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Diversity in the Mix: The benefits of biodiversity for sustainable crop production

SEAMS - Sustainability in Education and Agriculture using Mixtures

We are currently facing three major global challenges: climate change, biodiversity loss and the development of sustainable food production systems. Ideal solutions to these challenges would be ones that deliver win-wins, addressing at least two of these simultaneously. Our work on understanding the role of biodiversity in crop production systems considers whether such win-wins are possible. For example, can we introduce biodiversity back into crop systems, making such systems more sustainable with concurrent benefits for farmland biodiversity (which has seen some of the most substantial biodiversity declines in recent decades)? And if one of the benefits of reintroducing biodiversity into crop systems is increased resilience to climate change, can we take this a step further to achieve a win-win-win? Understanding whether such outcomes are possible, and the mechanisms that underpin them, is critical as we look to develop future farming systems.

Future farming systems will have to provide the food, fuel and fibre we need, deliver wider environmental benefits such as biodiversity conservation and reduced agrochemical use, and be resilient to the increasingly variable environmental conditions that we will face under climate change.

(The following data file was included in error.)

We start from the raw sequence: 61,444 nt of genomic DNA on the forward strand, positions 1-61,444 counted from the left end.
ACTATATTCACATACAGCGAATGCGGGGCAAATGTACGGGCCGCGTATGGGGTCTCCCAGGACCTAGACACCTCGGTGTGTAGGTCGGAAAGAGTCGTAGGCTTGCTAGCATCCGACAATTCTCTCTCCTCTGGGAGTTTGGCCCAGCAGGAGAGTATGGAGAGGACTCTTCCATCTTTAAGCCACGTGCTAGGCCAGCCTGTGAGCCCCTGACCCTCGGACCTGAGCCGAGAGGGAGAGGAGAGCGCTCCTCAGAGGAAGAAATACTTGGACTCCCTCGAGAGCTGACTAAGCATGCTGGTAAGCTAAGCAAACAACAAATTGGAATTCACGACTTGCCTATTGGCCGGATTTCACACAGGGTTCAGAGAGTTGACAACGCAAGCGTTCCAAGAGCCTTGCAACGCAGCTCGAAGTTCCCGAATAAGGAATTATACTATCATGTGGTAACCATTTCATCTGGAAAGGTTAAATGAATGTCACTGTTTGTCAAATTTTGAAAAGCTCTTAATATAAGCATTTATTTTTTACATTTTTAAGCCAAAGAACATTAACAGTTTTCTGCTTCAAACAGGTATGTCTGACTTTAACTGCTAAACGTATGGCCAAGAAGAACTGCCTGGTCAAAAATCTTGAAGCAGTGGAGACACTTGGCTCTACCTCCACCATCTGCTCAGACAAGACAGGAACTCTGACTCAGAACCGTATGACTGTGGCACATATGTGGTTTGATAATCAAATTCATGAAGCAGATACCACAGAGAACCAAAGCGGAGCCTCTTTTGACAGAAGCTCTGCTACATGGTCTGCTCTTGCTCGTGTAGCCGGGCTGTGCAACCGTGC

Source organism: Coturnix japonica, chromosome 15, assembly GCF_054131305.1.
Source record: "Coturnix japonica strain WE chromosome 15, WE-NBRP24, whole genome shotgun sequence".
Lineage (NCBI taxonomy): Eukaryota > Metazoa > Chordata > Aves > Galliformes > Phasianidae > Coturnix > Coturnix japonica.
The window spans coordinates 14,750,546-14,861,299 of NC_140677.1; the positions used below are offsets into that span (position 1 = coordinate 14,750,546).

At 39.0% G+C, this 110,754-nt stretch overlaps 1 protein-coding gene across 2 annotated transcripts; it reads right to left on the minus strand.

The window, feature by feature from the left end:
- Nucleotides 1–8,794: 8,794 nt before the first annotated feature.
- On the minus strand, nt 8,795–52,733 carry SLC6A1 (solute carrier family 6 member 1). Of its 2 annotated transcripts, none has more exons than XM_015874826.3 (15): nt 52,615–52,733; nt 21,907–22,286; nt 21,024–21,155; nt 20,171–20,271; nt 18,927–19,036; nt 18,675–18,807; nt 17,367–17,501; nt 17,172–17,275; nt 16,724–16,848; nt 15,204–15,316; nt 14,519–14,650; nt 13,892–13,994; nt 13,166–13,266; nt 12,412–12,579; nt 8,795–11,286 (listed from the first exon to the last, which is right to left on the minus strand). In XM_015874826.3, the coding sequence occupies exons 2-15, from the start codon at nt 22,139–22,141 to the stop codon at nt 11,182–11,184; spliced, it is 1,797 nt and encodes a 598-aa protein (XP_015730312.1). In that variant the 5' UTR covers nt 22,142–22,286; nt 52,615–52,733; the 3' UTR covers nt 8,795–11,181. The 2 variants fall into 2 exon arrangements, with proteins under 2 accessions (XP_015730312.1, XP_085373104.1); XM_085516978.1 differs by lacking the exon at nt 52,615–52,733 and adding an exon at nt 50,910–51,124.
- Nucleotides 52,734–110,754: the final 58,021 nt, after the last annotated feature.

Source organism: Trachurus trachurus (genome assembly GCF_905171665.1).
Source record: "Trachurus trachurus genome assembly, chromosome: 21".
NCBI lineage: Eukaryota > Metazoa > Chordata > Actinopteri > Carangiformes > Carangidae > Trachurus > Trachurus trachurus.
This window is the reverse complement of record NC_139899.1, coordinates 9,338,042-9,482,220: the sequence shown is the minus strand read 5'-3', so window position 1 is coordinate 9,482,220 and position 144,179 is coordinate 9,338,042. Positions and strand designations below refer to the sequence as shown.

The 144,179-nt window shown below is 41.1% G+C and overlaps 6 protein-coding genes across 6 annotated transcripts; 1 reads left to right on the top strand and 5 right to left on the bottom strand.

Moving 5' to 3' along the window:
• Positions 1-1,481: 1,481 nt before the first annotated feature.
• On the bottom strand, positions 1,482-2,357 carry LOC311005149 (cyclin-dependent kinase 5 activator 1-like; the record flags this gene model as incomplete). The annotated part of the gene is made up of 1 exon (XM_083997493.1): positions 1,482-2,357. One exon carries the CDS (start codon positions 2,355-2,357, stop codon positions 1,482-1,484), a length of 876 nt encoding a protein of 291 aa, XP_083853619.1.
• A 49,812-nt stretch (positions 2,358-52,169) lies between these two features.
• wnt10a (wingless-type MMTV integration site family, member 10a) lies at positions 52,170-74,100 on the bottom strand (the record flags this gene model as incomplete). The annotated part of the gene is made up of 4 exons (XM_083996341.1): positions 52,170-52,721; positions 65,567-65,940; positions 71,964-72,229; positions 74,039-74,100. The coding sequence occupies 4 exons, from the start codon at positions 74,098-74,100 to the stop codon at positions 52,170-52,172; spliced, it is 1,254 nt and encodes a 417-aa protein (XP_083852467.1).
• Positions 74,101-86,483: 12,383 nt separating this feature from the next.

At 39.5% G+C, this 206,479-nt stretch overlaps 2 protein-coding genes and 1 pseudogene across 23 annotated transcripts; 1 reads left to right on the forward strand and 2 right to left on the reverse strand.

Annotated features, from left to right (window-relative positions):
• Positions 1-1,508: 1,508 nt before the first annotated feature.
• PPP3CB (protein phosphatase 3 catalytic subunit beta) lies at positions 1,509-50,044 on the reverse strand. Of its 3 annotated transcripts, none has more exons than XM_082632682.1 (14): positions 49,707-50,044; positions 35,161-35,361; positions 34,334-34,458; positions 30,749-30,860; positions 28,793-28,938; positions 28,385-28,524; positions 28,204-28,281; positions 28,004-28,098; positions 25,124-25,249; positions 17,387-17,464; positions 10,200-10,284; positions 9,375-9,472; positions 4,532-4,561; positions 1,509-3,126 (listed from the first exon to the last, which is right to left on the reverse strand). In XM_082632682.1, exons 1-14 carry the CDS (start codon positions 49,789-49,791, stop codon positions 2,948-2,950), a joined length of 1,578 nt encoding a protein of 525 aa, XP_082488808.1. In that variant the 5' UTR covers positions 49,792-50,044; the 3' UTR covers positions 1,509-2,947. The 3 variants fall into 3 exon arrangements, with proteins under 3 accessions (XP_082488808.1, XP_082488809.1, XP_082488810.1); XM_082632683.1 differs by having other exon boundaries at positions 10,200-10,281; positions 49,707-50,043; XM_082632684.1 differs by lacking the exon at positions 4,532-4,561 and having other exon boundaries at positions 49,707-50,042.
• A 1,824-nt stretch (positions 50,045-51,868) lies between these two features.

Work in Progress


Biodiversity is the variety of life, including the variety of habitats, species, and genes. Substantial global declines in biodiversity have driven many people to ask whether biodiversity, in and of itself, has any effect on the way ecosystems function and deliver the ecosystem services on which we depend. To put it another way, if we keep hold of key species, does a decline in overall biodiversity really matter?

To help us answer this question we need to understand the shape of biodiversity-ecosystem function (BEF) relationships; this has been a key research challenge for ecologists over the last three decades. Global synthesis studies have indicated that – on average – BEF relationships are positive particularly in systems with low initial biodiversity. This means that increasing biodiversity tends to have a positive effect on ecosystem functions, and that reducing biodiversity has a generally negative impact on ecosystem functions.